Make your own biofertiliser

We come from bedrock.  Iodine for our teeth, fingernails of zinc, cobalt to coat our tingling nerves and beating heart, all built from the rocks and stones beneath our feet.  The enzymes needed for our immune systems to function optimally rely on a full complement of trace elements such as molybdenum or selenium. This is one of the differences between food as fuel and food as medicine.   We achieve deep nutrition by eating food rich in minerals, grown in soils full of biology.

Yet we have become accustomed to the ‘new normal’ of poor soils, demineralized food and consequent ill health.   Our land, our crops and ourselves have an ‘inner hunger’ on a physiological level born out of incomplete mineral nutrition, as described by Bob Cannard in his excellent podcast. He urges us to strive for the ‘physical completeness and tranquility that can arise from the freedom of internal hungers’.

To do this we must look to natural processes and try to mimic the epic journey of soil bedrock through to biologically available minerals. 

Take a spade and scrape off the leaf layer of a healthy soil and you may see a rich dark layer of detritus and fibrous roots.  You are looking at duff, the layer of soil rammed full of microbial activity twixt plant and soil – this is Gods compost.

 Dig deeper into the dark brown layer past root hairs and sweet smelling aerobic soil. It’s a peaty smell with mushroomy undertones. Deeper still and you hit a paler, cooler wetter world. Here amongst the tap roots and earthworms are streaks of yellow and blue. Dig deeper and in a good deep soil we are waist deep in the earth and the smell is of iron. We may think of our mortality. And finally the spade jars in our hand. We have hit bedrock. And here in the dark wet secret places live microbes evolved to anaerobic ferment! This is where geology becomes biology, as bacteria slowly digest the minerals in the bedrock through the dance of life, reproduction and death. They are digested again and again passing through generations of amoeba and protozoa, on up the soil food web until they are fully biologically available as building blocks to make fingernails, teeth and a heartbeat. 

Why is it so important to have a full range of minerals biologically available in the soil? Liebig, the German chemist conceived of an interesting phenomenon called ‘Liebig’s barrel’.  The idea was simple. A barrel made of staves of differing lengths would only fill with water to the height of the lowest stave.  He saw soil fertility similarly – out of the full range of minerals needed for perfect growth the mineral lacking the most would limit all other mineral uptake by the plant. A lack of just one mineral therefore has profound consequences.  In practice most of our soils are lacking in minerals and we are accustomed to rates of photosynthesis that are throttled back to idle, or tickover at best.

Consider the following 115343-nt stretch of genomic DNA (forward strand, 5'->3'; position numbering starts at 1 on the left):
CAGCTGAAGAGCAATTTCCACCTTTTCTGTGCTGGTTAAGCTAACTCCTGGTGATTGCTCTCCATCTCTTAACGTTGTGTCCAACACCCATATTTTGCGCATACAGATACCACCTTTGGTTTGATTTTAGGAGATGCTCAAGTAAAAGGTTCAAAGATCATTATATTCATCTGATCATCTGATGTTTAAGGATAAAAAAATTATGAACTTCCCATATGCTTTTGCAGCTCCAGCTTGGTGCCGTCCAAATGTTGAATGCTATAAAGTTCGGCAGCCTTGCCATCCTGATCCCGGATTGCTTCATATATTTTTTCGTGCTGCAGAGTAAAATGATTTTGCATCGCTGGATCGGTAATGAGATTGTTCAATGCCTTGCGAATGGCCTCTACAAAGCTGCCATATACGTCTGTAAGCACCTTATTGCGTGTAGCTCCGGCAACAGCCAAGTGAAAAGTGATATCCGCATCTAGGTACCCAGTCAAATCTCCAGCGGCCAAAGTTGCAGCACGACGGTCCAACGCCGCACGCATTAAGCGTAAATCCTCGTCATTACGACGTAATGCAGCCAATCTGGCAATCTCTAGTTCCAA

Two misconceptions

Our approach to soil fertility, particularly in the field of organics or permaculture suffers two main misconceptions. The first is that we should concentrate on building soil organic matter, through compost or other organic additions. As growers, we sometimes concentrate on this to the exclusion of all else. Eve Balfour, one of the founders of the modern organic movement stated that the way to plant health was through healthy soils and therefore we should feed the soil not the plant. John Kempf, on the other hand states that if we can get plants photosynthesising at full efficiency through the balancing of minerals and soil biology, the sugars and lipids exuded through the plant roots will feed the soil.  In other words in order to build healthy soil we must ensure healthy plants! Fear not - we are not advocating that you trash your compost heap. Dressing the soil with compost is a fantastic way of building soil productivity and structure. But we also have to check that we have the full potential of minerals available to the plant as well. It is this that unlocks the incredible benefit that healthy plants have on soil. Plant leaves grow shiny as the excess lipids formed through optimum photosynthesis form on the leaf surface and are then expelled through the root hairs and stored in the soil.  It is this laying down of fat by healthy plants that contributes greatly to the formation of stable hydro-carbon chains in the soil, the sort of soil carbon that climatologists talk about.